Snail mail that isn't a bill, a debt consolidation or credit card offer, or a poorly designed direct mailer for a political candidate or telecom provider is rare. Well designed pieces, catalogs from one's favorite brands, and packages stand out as treasures. In today's highly visual world, carefully thought out goodie boxes find themselves in multiple social feeds. Take some tips from Alt's goodie boxes to create a memorable, sharable package.
Most industry events and conferences come with a bag filled with goodies and marketing materials from sponsors. Some events, like Alt Summit, BlogShop, and weddings for out of town guests, have elevated this simple bag into an art form.
Items to Include in a Goodie Box or Out of Town Gift Bag
Amazing gift bags all have a few things in common:
- Color-coordinated items
- Pretty writing utensil and notepad
- Postcard or notecard
- Sweet treats and water
- Where items came from
- (Optional) Jewelry, lip gloss or chapstick, or breath mints
This time last year, I shared Goodie bags from BlogShop SF and from Alt for Everyone. Below I share the Goodie Box from this past weekend's Alt for Everyone.
Select items from a similar color palette.
Make it easy for participants to take good looking snapshots. By choosing items from the same color palette or contrasting one, participants can add depth to their "haul shots." In this goodie box, I found objects that were Green and Yellow, Blue and Black, and Orange, Green, and Tan. You can see more of the grouped items in an Alt for Everyone Flickr gallery. (I played with intentionally cropping some of the items to add more interest and mystery. I'm looking forward to this Saturday's upcoming Alt on Topic: Photography Styling curated by The House of Brinson for more tips about styling products.)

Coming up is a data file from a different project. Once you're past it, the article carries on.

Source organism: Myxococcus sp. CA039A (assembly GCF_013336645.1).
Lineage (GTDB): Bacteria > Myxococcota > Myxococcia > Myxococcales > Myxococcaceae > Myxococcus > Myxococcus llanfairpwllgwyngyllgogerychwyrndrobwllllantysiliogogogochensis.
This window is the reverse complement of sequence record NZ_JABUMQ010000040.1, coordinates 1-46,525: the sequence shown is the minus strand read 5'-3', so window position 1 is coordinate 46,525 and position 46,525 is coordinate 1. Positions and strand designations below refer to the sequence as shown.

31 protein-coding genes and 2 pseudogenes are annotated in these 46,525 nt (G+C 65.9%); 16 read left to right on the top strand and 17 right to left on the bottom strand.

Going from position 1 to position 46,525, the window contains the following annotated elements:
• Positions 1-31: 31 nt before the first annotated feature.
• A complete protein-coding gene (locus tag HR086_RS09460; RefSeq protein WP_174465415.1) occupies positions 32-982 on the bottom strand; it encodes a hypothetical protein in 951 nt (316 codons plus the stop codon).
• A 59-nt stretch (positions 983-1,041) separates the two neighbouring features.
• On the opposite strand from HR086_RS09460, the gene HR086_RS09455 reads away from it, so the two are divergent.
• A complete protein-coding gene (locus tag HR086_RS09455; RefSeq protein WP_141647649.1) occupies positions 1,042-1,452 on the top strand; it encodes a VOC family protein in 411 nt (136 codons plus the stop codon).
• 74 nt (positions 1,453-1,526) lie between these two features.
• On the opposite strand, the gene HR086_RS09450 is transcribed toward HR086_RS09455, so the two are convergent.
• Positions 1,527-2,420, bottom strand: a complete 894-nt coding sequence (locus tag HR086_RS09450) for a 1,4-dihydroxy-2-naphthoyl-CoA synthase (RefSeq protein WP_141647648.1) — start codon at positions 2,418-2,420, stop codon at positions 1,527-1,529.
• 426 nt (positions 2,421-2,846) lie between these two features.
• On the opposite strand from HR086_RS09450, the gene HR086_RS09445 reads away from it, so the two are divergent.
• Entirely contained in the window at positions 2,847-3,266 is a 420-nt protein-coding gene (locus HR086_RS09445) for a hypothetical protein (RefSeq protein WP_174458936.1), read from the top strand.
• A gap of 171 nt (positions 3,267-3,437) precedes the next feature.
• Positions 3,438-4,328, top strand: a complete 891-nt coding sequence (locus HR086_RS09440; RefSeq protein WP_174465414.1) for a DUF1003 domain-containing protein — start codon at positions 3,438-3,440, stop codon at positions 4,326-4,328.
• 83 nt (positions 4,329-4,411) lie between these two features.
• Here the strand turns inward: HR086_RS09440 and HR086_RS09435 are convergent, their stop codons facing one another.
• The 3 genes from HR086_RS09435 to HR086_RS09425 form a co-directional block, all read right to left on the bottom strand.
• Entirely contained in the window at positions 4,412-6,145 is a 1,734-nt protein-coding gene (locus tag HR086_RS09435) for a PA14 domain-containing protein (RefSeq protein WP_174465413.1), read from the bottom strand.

Include a pretty notepad and writing utensil.
Many participants still take notes by hand. If you've organized your event with rows of tables simple, beautiful notebooks will make for a nice backdrop to your engaged participants.
Add a card or two for recipients to send to loved ones or friends.
At my first Alt Summit in 2013, a sponsor, Vivint, and a fellow participant gave postcards for capturing how we were feeling. They made it super easy for us by affixing a stamp so that all we had to do was fill the card out and drop it off at the front desk of the hotel.
Share a sweet treat and/or drink.
Pack a treat or two that can be easily tucked into a purse or a bag. Often at a conference or an event, many participants are rushing to the event venue straight from the airport. A treat and a drink ensure that participants won't be parched or hungry.
Make it easy for recipients to acknowledge brands they like.
How frustrating is it to get an item and not know who made it or where you can go to see the rest of their products? Include a simple card listing popular social media profiles for the enclosed products. For items that are significant to the event (or to the couple if in a out of town guest bag for a wedding), share a brief note about why they're important. If you have a hashtag or hashtags for your event mention those as well.
Celebrating Six Years
In just over a month, The Road to The Good Life, is going to turn eight (June 17th). I can't believe how far this site has come since then: first a photography and Photoshop tip blog with little to no photography, then almost exclusively photography (a simple image with a quote or few sentences), to a mix of prose and photography spanning Home, Food, Family, Fashion, Making, and Work.
Between now and June 17th, we'll be taking a look back, at the good and the ugly. And, there may even be a giveaway or two. In the meantime, tell me, when did you first start reading The Road to The Good Life? What have you liked and disliked?
Credits: All layouts designed by and images taken by Eden Hensley Silverstein for The Road to the Good Life.